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Geronimo was a Bedonkohe Apache leader of the Chiricahua Apache, who led his people's defense of their homeland against the military might of the United States.
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But within just a few years, Cochise died, and the federal government reneged on its agreement, moving the Chiricahua north so that settlers could move into their former lands. This act only further incensed Geronimo, setting off a new round of fighting.
Geronimo proved to be as elusive as he was aggressive. However,
authorities finally caught up with him in 1877 and sent him to the San Carlos Apache reservation. For four long years he struggled with his new reservation life, finally escaping in September 1881.
Out on his own again, Geronimo and a small band of Chiricahua followers eluded American troops. Over the next five years they engaged in what proved to be the last of the Indian wars against the U.S.
Perceptions of Geronimo were nearly as complex as the man himself. His followers viewed him as the last great defender of the Native American way of life. But others, including fellow Apaches, saw him as a stubborn holdout, violently driven by revenge and foolishly putting the lives of people in danger.
With his followers in tow, Geronimo shot across the Southwest. As he did, the seemingly mystical leader was transformed into a legend as newspapers closely followed the Army's pursuit of him. At one point nearly a quarter of the Army's forces—5,000 troops—were trying to hunt him down.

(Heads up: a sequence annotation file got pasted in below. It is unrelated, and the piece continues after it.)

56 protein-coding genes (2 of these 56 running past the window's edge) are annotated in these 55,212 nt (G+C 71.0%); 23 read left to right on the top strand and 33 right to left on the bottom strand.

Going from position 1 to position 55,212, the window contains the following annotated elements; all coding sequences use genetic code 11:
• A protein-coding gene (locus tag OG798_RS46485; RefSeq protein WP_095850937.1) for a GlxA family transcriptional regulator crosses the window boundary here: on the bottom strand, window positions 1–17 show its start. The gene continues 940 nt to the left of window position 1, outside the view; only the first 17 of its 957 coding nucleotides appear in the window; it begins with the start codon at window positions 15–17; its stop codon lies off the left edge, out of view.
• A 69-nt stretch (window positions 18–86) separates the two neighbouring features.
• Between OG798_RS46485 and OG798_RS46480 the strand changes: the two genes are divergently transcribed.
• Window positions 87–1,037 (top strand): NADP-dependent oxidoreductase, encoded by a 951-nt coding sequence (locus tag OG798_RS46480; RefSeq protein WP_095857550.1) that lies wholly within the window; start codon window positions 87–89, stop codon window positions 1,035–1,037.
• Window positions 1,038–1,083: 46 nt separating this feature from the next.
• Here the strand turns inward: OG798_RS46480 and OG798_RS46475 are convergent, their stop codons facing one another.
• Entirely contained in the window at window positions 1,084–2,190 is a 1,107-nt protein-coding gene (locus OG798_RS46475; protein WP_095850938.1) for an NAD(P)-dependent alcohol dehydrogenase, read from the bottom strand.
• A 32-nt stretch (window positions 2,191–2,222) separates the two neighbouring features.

Finally, in the summer of 1886, he surrendered, the last Chiricahua to do so. Over the next several years Geronimo and his people were bounced around, first to a prison in Florida, then a prison camp in Alabama, and then Fort Sill in Oklahoma. In total, the group spent 27 years as prisoners of war.
While he and the rest of the Chiricahua remained under guard, Geronimo experienced a bit of celebrity from his white former enemies. Less than a decade after he'd surrendered, crowds longed to catch a glimpse of the famous Indian warrior. In 1905 he published his autobiography, and that same year he received a private audience with President Theodore Roosevelt, unsuccessfully pressing the American leader to let his people return to Arizona.
His death came four years later. While riding home in February 1909, he was thrown from his horse. He survived a night out in the cold, but when a friend found him the next day, Geronimo's health was rapidly deteriorating. He passed away six days later, with his nephew at his side.
"I should never have surrendered," Geronimo, still a prisoner of war, said on his deathbed. "I should have fought until I was the last man alive."
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